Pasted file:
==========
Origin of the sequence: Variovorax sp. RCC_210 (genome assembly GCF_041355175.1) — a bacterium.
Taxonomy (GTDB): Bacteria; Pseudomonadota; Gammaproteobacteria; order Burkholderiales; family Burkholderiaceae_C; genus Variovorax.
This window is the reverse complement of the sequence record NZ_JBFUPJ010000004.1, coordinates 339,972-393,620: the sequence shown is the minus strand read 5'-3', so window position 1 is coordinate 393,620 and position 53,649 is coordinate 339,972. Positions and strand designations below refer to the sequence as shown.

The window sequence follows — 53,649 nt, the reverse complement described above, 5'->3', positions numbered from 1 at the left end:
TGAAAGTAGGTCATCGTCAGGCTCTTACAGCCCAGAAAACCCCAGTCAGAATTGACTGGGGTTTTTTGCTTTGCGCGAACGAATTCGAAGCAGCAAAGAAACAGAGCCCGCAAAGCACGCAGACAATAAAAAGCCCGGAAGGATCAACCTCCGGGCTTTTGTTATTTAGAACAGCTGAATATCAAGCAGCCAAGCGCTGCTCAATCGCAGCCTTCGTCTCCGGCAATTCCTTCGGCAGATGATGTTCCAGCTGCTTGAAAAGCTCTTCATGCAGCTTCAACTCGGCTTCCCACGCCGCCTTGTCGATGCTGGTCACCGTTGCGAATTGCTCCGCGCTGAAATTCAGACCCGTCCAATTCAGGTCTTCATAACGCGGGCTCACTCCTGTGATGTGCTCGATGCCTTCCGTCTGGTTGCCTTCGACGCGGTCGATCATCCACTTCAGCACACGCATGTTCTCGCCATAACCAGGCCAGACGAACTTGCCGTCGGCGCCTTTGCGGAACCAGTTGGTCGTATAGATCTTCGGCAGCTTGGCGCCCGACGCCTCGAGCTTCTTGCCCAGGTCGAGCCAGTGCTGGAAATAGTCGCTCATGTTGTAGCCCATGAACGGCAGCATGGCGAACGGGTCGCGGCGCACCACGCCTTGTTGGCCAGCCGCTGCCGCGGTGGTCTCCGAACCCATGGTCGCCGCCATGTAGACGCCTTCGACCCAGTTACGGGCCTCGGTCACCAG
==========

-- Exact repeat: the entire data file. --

Origin of the sequence: Variovorax sp. RCC_210 (genome assembly GCF_041355175.1) — a bacterium.
Taxonomy (GTDB): Bacteria; Pseudomonadota; Gammaproteobacteria; order Burkholderiales; family Burkholderiaceae_C; genus Variovorax.
This window is the reverse complement of the sequence record NZ_JBFUPJ010000004.1, coordinates 339,972-393,620: the sequence shown is the minus strand read 5'-3', so window position 1 is coordinate 393,620 and position 53,649 is coordinate 339,972. Positions and strand designations below refer to the sequence as shown.

The window sequence follows — 53,649 nt, the reverse complement described above, 5'->3', positions numbered from 1 at the left end:
TGAAAGTAGGTCATCGTCAGGCTCTTACAGCCCAGAAAACCCCAGTCAGAATTGACTGGGGTTTTTTGCTTTGCGCGAACGAATTCGAAGCAGCAAAGAAACAGAGCCCGCAAAGCACGCAGACAATAAAAAGCCCGGAAGGATCAACCTCCGGGCTTTTGTTATTTAGAACAGCTGAATATCAAGCAGCCAAGCGCTGCTCAATCGCAGCCTTCGTCTCCGGCAATTCCTTCGGCAGATGATGTTCCAGCTGCTTGAAAAGCTCTTCATGCAGCTTCAACTCGGCTTCCCACGCCGCCTTGTCGATGCTGGTCACCGTTGCGAATTGCTCCGCGCTGAAATTCAGACCCGTCCAATTCAGGTCTTCATAACGCGGGCTCACTCCTGTGATGTGCTCGATGCCTTCCGTCTGGTTGCCTTCGACGCGGTCGATCATCCACTTCAGCACACGCATGTTCTCGCCATAACCAGGCCAGACGAACTTGCCGTCGGCGCCTTTGCGGAACCAGTTGGTCGTATAGATCTTCGGCAGCTTGGCGCCCGACGCCTCGAGCTTCTTGCCCAGGTCGAGCCAGTGCTGGAAATAGTCGCTCATGTTGTAGCCCATGAACGGCAGCATGGCGAACGGGTCGCGGCGCACCACGCCTTGTTGGCCAGCCGCTGCCGCGGTGGTCTCCGAACCCATGGTCGCCGCCATGTAGACGCCTTCGACCCAGTTACGGGCCTCGGTCACCAG